Key to this, she argues, is the importance of understanding how Liberians interpret citizenship differently now, depending on their lived experiences and socio-economic backgrounds. “Many domestic citizens in Liberia view dual citizenship as a zero-sum game which will infringe upon their already limited access to economic, social and political rights thereby reproducing inequalities,” she says. “On the other hand, many diasporic actors argue that dual citizenship will strengthen and enable development, and that those abroad can play a key role in building the country back after years of war.”
This tension is understandable, Dr Pailey explains, but with the country already an outlier in the continent and public sentiment shifting in favour of dual citizenship, it is an issue that policymakers must come to grips with.
“Dual citizenship is not a panacea to reconstruction,” she says. “We just have to be clear that diasporas are both development enablers as well as development spoilers.”
Dual citizenship is not a panacea to reconstruction. We have to be clear that diasporas are both development enablers as well as development spoilers
Will Liberia bring in dual citizenship in the future?
To strengthen protections for domestic Liberians, she argues, Liberia should take a gradual, phased approach to dual citizenship, while ensuring that the legal system is strengthened. “The judiciary must be reformed to ensure that Liberians abroad aren’t able to flout laws,” she says. “But there are other options that could also be explored to ensure that discontentment at home doesn’t grow. Eritrea, for example, charges a two per cent diaspora tax for national development. Or Liberia could follow Sierra Leone’s example of establishing an operational office of diaspora affairs in the presidency which would harness the potential of Liberians abroad.”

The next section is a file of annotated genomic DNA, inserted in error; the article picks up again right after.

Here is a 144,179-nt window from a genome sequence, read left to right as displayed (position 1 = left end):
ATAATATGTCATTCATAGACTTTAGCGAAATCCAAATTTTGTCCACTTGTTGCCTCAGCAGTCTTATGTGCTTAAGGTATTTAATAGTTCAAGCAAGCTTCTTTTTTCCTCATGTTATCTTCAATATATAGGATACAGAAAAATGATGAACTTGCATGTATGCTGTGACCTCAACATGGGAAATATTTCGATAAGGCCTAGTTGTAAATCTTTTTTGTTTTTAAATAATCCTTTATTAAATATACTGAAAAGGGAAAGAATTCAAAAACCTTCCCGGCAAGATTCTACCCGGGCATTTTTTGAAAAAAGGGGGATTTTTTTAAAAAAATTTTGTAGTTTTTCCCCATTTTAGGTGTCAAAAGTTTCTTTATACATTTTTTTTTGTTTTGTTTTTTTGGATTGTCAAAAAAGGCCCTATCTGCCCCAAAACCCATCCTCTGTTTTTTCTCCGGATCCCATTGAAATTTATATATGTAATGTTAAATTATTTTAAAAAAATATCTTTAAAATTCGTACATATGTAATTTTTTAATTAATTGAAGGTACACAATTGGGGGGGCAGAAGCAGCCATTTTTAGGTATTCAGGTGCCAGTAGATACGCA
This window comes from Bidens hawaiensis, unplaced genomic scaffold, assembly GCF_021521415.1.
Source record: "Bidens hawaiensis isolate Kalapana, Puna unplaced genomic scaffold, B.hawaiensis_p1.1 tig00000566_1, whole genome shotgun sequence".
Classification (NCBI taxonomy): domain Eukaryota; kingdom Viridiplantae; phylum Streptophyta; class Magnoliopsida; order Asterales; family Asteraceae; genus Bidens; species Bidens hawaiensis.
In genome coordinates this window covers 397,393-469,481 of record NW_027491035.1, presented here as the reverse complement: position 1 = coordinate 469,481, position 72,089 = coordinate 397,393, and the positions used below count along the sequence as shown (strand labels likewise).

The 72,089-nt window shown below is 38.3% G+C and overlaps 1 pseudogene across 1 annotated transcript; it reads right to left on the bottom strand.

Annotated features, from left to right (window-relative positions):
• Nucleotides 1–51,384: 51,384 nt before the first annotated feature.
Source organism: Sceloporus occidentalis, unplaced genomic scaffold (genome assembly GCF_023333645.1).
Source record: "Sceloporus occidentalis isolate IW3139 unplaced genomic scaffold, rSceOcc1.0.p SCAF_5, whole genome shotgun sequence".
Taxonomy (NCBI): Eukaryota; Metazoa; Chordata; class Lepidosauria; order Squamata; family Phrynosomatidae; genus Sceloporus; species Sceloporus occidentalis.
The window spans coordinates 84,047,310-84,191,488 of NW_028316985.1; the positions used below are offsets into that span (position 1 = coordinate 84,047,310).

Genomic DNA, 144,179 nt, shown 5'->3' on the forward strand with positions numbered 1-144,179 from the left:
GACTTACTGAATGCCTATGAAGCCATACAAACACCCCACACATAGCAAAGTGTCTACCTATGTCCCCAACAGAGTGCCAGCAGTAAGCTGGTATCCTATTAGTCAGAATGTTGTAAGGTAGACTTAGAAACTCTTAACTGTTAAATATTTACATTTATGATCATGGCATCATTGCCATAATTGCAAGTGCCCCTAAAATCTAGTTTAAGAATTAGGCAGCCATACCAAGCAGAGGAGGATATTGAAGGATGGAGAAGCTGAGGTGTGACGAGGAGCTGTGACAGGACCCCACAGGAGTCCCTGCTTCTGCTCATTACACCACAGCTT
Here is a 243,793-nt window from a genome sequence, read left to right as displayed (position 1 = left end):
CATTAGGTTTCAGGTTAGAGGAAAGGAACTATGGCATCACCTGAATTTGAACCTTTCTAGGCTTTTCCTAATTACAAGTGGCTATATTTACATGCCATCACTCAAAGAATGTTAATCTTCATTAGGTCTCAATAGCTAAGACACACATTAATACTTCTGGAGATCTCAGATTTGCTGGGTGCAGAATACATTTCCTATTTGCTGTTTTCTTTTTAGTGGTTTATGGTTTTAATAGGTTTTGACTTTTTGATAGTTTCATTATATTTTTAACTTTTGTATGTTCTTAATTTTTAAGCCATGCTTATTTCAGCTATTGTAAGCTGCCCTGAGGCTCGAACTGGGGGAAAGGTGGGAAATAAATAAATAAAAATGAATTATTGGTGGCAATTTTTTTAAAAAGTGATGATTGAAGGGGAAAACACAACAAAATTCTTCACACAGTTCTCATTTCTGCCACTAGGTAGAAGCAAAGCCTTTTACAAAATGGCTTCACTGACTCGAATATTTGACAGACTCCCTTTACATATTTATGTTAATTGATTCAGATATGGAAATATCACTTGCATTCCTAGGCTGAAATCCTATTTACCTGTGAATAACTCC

Whatever the future will bring, Dr Pailey is clear that dual citizenship must not simply extend rights. “I argue in my book that there is no correlation between the enactment of dual citizenship and increased economic contributions from those abroad,” she says. “So, if dual citizenship does become legal, it must extend rights while also extracting responsibilities.”
“I believe fundamentally that much research about Africa and/or development tends to be extractive and exploitative,” she concludes. “The intention of my research, instead, is to be emancipatory and transformative. Ultimately, my book is about engaging with Liberians and other Africans about what it means to be a citizen, but most importantly what it means to be a citizen in a post-war country that has experienced upheaval.”
The LSE IQ episode What does it really mean to be a citizen? is also available on LSE Player.
Dr Robtel Neajai Pailey was speaking to Jess Winterstein, Deputy Head of Media Relations at LSE.
Development, (Dual) Citizenship and Its Discontents in Africa: The Political Economy of Belonging to Liberia by Dr Robtel Neajai Pailey is published by Cambridge University Press. Visit Cambridge University Press for more information. To order copies of the book with a 20 per cent discount, enter the promo code PAILEY20 at checkout.
“Liberia Commemorates 2003 Peace Agreement that Ended Civil War” by United Nations Photo is licensed under CC BY-NC-ND 2.0